The second criterion, Indigenous Knowledge as foundational, guides resource choices. Indigenous scholarship, particularly Palawa scholarship, is prioritised for inclusion. We use the voices of Palawa expert knowledge holders to fill identified content gaps.
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All resources, whether published scholarship or commissioned, need to be curated appropriately. For this task we are using Traditional Knowledge (TK) Labels.
TK labels are electronic tags that allow Indigenous protocols and educative and culturally relevant information to be attached to resources. This information might include the significance to the local community and any restrictions on use. Our use of TK labels on curriculum material is the first time they have been used in this way, nationally and internationally.
The third criterion of teaching as a collaborative partnership between Indigenous and non-Indigenous academics facilitates a shared responsibility for Indigenisation and two-way scholarship and teaching mentorship.
The progression-based criterion avoids the common trap of curricula being restricted to a limited and often repeated trope of Indigenous content.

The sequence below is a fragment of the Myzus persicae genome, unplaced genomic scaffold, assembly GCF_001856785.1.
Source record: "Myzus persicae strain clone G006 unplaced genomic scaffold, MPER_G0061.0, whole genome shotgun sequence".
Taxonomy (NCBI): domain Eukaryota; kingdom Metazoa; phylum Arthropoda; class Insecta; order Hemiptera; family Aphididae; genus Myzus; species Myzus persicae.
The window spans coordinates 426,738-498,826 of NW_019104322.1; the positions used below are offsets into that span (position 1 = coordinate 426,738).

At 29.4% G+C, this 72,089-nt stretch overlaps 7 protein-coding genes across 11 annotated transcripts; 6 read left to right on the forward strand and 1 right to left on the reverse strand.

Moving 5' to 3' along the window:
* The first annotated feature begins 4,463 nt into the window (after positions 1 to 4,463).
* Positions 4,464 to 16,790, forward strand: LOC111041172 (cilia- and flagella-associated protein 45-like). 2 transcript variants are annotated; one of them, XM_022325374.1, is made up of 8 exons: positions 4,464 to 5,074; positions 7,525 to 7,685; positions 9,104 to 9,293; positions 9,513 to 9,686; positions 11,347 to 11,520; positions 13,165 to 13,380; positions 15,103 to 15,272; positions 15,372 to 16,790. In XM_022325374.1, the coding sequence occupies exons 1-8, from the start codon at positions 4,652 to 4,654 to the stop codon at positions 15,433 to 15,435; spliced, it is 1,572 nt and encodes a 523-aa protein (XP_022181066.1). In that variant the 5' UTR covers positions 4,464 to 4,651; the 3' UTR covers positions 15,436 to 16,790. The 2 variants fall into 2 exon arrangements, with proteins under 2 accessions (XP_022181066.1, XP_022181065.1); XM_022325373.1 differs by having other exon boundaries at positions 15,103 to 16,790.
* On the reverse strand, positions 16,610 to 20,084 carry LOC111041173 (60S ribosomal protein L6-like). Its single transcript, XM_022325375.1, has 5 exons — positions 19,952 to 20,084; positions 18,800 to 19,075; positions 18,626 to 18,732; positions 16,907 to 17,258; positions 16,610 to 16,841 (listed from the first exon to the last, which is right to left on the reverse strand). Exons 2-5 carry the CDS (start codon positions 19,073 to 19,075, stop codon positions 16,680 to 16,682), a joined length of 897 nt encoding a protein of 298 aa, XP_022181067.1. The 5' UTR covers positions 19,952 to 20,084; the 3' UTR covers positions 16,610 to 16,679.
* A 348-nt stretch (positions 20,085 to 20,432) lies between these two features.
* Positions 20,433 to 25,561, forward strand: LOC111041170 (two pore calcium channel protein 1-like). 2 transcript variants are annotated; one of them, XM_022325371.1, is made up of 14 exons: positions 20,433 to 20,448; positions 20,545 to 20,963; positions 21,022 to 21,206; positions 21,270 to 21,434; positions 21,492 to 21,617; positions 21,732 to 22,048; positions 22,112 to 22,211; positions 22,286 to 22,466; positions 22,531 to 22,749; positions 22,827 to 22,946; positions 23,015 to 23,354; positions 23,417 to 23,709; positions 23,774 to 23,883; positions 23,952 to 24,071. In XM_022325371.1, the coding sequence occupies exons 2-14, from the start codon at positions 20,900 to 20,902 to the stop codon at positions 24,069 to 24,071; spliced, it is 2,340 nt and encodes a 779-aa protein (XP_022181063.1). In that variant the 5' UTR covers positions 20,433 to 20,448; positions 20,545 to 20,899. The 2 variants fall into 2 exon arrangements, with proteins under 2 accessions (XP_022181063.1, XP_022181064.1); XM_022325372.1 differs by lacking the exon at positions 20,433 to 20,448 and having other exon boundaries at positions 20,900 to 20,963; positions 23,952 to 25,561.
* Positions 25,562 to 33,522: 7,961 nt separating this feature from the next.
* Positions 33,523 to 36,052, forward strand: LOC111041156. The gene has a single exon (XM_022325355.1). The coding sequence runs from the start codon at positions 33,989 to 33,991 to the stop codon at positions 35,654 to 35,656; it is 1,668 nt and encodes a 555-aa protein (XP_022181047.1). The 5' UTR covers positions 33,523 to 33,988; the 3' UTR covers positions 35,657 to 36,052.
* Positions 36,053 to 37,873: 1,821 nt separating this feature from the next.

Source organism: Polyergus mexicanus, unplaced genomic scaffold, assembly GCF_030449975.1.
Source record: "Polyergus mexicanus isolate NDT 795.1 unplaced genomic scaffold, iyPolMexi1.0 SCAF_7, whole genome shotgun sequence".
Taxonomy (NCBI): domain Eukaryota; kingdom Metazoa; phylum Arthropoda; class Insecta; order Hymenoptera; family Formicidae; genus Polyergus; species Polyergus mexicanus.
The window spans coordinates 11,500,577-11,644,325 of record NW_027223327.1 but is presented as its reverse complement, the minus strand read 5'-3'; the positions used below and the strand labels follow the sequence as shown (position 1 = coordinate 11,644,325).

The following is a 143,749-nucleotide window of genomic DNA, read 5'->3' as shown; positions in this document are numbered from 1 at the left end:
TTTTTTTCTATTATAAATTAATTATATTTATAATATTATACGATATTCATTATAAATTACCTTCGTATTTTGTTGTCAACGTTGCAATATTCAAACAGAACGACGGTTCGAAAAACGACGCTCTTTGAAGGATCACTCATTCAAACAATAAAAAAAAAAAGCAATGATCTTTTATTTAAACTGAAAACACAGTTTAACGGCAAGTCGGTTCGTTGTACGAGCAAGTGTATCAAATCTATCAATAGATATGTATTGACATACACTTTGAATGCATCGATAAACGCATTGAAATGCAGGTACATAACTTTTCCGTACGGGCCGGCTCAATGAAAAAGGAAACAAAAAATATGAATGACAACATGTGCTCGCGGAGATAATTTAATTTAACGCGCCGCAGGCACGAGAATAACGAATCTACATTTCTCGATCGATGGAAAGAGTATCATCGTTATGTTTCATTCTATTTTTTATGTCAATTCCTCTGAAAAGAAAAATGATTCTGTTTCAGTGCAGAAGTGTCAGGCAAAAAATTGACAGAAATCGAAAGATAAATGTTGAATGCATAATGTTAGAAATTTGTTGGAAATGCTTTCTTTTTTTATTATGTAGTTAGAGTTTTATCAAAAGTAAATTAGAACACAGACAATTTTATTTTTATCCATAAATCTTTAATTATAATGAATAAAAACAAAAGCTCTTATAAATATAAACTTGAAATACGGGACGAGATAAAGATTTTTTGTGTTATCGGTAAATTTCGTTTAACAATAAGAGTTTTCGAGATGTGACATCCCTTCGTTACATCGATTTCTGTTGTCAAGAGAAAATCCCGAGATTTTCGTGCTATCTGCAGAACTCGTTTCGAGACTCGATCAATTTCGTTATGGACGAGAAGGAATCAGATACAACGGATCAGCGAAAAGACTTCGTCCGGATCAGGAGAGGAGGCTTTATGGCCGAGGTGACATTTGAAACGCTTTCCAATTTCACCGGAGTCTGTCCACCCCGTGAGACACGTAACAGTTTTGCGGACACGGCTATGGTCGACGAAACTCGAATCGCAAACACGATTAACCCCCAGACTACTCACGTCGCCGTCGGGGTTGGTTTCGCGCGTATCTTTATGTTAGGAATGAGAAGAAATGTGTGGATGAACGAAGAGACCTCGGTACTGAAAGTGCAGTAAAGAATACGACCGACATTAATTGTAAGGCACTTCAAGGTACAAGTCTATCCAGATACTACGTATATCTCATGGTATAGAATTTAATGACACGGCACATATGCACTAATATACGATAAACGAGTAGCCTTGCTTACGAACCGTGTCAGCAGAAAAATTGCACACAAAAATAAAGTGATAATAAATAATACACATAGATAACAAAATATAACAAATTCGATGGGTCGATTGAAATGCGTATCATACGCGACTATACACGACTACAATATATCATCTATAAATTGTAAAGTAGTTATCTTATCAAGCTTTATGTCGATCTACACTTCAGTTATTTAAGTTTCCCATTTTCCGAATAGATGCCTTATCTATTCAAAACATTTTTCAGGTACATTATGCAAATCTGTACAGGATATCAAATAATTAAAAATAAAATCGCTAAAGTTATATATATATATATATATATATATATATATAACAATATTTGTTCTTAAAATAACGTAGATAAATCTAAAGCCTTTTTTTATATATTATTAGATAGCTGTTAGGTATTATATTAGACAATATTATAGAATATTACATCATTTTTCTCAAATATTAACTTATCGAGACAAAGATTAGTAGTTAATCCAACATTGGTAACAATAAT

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Our development of a central pool of curated resources, including instructions for best usage, supports criteria 4 and 5. There are records of when and where that resource has been used.
Access to this collection reassures lecturers they are using quality, appropriate content. The breadth of the categorised content helps lecturers develop their units within the broader building of students’ understanding of Indigenous knowledge across their studies and degrees.
Country is integral to Palawa knowledge, identity and well-being. This relationship to Country forms a central learning component. To learn from personal experience of Palawa knowledge, students complete a series of virtual tours of Country.
The unit culminates in a physical Walking on Country experience at culturally important sites. Guided by Palawa Elder and knowledge holders, students directly share traditional stories and knowledge of Country, its historical significance and meaning within Palawa worldviews.
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Increasing cultural competency
Indigenous knowledge systems, like Western knowledge systems, are complex and sophisticated. They are increasingly recognised as presenting viable alternatives in addressing contemporary issues. Indigenous knowledge also equips our medicine, education, law and social work students (among others) to be culturally competent professionals.
Embedding the vibrant and thriving realities of Palawa life, perspectives and community into the curriculum locates our students’ knowledge journey in this place, our place, Lutruwita/Tasmania.
– ref. How a university can embed Indigenous knowledge into the curriculum and why it matters – https://theconversation.com/how-a-university-can-embed-indigenous-knowledge-into-the-curriculum-and-why-it-matters-147456